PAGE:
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This S’pore spa biz used to make S$1M in revenue, now expects “bumpy recovery” post Covid-19

Porcelain Skin

During the Phase 2 Heightened Alert last July, businesses that require mask-off activities – like beauty establishments – could not continue facials and make-up services.

Rewind to the Circuit Breaker of 2020 (April to June), non-essential businesses in Singapore were ordered to shut and that also impacted sales for spa and beauty firms like Porcelain Skin.

The facial and spa business has come a long way since the onslaught of the pandemic which hurt the business significantly.

“There wasn’t predictability and there were unexpected disruptions which affected staff morale and business planning. It has been a turbulent two and a half years for all business owners as we try to navigate the choppy uncertain situations,” said Pauline Ng, Co-Founder of Porcelain Skin. She holds the role of Managing Director at the company and oversees the business side of things.

Pauline Ng and Jenny Teng, Co-Founders of Porcelain Skin / Image Credit: Porcelain Skin

“Sales dipped significantly but we were very thankful for the government grants and customer support which allowed us to continue operating without retrenchment nor prolonged pay adjustments,” she said.

To help businesses, government handouts were provided to help them tide over the period. This included rental relief and salary support for workers.

Since the easing of Covid-19 restrictions earlier this year, things have been looking better for Porcelain.

“We’ve seen an improvement in terms of turn-ups and bookings since the reopening,” said Co-Founder Jenny Teng, who focuses on training staff and treatments as Director Aesthetician. “Appointment slots are filled up with a two-to-three-week advanced booking required for peak-hour slots. It has reverted to slightly pre Covid-19 days. We are still tracking the sales figures closely to ensure we can meet the budget this year.”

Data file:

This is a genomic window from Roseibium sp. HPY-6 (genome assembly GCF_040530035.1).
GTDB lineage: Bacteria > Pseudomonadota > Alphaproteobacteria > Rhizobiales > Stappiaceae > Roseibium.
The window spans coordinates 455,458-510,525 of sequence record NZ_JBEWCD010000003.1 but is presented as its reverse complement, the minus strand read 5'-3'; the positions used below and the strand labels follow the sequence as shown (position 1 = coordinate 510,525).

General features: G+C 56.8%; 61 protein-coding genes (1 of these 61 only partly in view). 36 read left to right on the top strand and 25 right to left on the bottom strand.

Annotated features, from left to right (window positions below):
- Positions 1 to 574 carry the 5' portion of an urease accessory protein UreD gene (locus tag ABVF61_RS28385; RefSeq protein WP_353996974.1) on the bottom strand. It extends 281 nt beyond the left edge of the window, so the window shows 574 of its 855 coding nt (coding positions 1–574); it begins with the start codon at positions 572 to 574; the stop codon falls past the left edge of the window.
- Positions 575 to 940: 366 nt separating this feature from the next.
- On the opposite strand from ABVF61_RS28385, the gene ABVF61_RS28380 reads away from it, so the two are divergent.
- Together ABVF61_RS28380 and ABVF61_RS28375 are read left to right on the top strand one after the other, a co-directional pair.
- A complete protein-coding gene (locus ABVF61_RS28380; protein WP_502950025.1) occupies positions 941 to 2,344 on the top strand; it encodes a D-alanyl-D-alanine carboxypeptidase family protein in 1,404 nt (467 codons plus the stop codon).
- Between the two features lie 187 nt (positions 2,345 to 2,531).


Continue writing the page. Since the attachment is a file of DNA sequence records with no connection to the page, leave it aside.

They used to earn S$1 million in revenue

Before Porcelain, Jenny had her own beauty shop in the heartlands, but the SARS epidemic of 2004 “tanked” it.

Not beaten, Jenny approached her daughter Pauline to restart the business. With the decades of technical beauty experience Jenny had coupled with Pauline’s fresh enthusiasm, they founded Porcelain Skin in 2009.

They started in a two-room shophouse in Cantonment Road, and even shared an IKEA desk and shelf.

While they watched their cash flow judiciously to build on their reserves, Jenny and Pauline managed to build their business little by little. In 2010, they launched their skincare line.

Image Credit: Porcelain Skin

By 2013, they hit the S$1 million mark in revenue and became an award-winning brand. In 2014, they set up Porcelain Aesthetics. From two staff, they expanded to 50 in 2017.

Through hard work, the business grew to three Porcelain Spa outlets: Porcelain Origins (Paragon), Porcelain Signatures (Guoco Tower), and Porcelain Face Spa (Cantonment Road).

How Covid-19 threw a spanner in the works

“The pandemic affected the business most when our spas closed for three months,” said Pauline, referring to the Circuit Breaker period.

The firm made full use of the time to roll out training programmes and further enhanced its digital products like Virtual Skin Education.

The programme allowed clients to learn everything about their skin through a one-on-one session with their Skin Educators. The educational course provides a series of three learning modules to help customers learn how to better care for their skin from home.

“Virtual Skin Education is something Porcelain created during Circuit Breaker to reassure Porcelain clients that we are still there for them and their skin while they dealt with face mask sensitivity and other skin issues due to the pandemic,” shared Jenny.

Image Credit: Porcelain Skin

“Porcelain has always provided this service physically (known as the Skin Discovery) but since Covid-19, it has expanded to take on a new form. It is a new service touchpoint for us to connect and educate our customers,” she added.

The business also worked on its Porcelain mobile app such as interactive features for customers to stay updated about the spa’s developments and created perks like exclusive discounts and in-app exclusives.

Image Credit: Porcelain Skin, Porcelain Skin app

Customers can book appointments on the go and receive reminders for upcoming appointments. They can also purchase and read reviews of Porcelain Skin’s facial products and track all purchases and past visits.